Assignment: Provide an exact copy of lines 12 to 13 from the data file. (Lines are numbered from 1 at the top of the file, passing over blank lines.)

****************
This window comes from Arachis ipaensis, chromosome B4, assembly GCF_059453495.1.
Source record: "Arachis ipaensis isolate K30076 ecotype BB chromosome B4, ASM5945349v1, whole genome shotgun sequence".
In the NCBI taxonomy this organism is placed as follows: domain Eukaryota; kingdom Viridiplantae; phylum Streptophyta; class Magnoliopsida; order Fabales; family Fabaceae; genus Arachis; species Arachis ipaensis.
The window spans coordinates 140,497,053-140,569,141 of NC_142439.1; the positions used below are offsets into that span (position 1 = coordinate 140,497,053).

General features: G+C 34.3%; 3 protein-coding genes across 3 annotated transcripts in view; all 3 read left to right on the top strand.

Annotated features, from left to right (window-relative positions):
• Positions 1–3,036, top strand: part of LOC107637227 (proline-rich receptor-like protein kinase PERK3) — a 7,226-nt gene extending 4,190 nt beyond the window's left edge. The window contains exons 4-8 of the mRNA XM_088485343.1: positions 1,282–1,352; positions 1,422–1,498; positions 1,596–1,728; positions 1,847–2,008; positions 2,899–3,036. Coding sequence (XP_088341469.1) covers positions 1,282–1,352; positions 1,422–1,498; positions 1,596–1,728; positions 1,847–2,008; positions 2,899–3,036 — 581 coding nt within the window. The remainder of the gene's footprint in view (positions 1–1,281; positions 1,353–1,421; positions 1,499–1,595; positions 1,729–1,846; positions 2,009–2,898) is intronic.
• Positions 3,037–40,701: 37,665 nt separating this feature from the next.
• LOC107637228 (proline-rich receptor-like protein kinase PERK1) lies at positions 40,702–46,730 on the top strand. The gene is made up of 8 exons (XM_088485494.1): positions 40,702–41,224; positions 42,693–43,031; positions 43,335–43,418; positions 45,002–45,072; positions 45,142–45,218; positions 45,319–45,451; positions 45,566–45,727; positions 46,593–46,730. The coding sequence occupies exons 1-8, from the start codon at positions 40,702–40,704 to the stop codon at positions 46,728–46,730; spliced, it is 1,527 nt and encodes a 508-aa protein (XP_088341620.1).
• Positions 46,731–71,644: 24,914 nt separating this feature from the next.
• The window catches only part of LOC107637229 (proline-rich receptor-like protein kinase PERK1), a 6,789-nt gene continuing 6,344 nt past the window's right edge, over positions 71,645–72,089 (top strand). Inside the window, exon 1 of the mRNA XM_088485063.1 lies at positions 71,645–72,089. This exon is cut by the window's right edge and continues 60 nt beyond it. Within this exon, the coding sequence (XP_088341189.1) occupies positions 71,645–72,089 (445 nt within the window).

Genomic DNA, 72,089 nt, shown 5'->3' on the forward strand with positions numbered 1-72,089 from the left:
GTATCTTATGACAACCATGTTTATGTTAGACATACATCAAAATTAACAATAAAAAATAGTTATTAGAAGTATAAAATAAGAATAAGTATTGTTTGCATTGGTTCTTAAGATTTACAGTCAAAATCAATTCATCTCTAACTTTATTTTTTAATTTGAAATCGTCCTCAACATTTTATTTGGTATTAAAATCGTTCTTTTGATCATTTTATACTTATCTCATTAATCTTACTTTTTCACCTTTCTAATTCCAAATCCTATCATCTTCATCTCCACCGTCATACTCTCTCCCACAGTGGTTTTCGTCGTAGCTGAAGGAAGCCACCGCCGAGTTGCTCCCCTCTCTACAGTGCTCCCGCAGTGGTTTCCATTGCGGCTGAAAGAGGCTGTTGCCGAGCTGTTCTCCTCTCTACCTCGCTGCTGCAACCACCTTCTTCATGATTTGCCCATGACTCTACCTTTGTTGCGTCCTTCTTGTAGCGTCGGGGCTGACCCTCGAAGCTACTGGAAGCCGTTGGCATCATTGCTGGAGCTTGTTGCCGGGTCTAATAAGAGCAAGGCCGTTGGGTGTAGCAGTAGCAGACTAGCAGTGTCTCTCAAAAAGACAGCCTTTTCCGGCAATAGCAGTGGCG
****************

Genomic DNA, 72,089 nt, shown 5'->3' on the forward strand with positions numbered 1-72,089 from the left:
GTATCTTATGACAACCATGTTTATGTTAGACATACATCAAAATTAACAATAAAAAATAGTTATTAGAAGTATAAAATAAGAATAAGTATTGTTTGCATTGGTTCTTAAGATTTACAGTCAAAATCAATTCATCTCTAACTTTATTTTTTAATTTGAAATCGTCCTCAACATTTTATTTGGTATTAAAATCGTTCTTTTGATCATTTTATACTTATCTCATTAATCTTACTTTTTCACCTTTCTAATTCCAAATCCTATCATCTTCATCTCCACCGTCATACTCTCTCCCACAGTGGTTTTCGTCGTAGCTGAAGGAAGCCACCGCCGAGTTGCTCCCCTCTCTACAGTGCTCCCGCAGTGGTTTCCATTGCGGCTGAAAGAGGCTGTTGCCGAGCTGTTCTCCTCTCTACCTCGCTGCTGCAACCACCTTCTTCATGATTTGCCCATGACTCTACCTTTGTTGCGTCCTTCTTGTAGCGTCGGGGCTGACCCTCGAAGCTACTGGAAGCCGTTGGCATCATTGCTGGAGCTTGTTGCCGGGTCTAATAAGAGCAAGGCCGTTGGGTGTAGCAGTAGCAGACTAGCAGTGTCTCTCAAAAAGACAGCCTTTTCCGGCAATAGCAGTGGCG